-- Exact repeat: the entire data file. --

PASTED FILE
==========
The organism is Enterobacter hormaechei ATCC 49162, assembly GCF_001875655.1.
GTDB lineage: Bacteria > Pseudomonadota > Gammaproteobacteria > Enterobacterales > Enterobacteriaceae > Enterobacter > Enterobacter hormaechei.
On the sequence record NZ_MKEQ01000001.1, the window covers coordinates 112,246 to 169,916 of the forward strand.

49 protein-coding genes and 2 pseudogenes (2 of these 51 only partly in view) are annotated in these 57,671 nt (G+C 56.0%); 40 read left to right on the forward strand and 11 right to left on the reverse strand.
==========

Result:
The organism is Enterobacter hormaechei ATCC 49162, assembly GCF_001875655.1.
GTDB lineage: Bacteria > Pseudomonadota > Gammaproteobacteria > Enterobacterales > Enterobacteriaceae > Enterobacter > Enterobacter hormaechei.
On the sequence record NZ_MKEQ01000001.1, the window covers coordinates 112,246 to 169,916 of the forward strand.

49 protein-coding genes and 2 pseudogenes (2 of these 51 only partly in view) are annotated in these 57,671 nt (G+C 56.0%); 40 read left to right on the forward strand and 11 right to left on the reverse strand.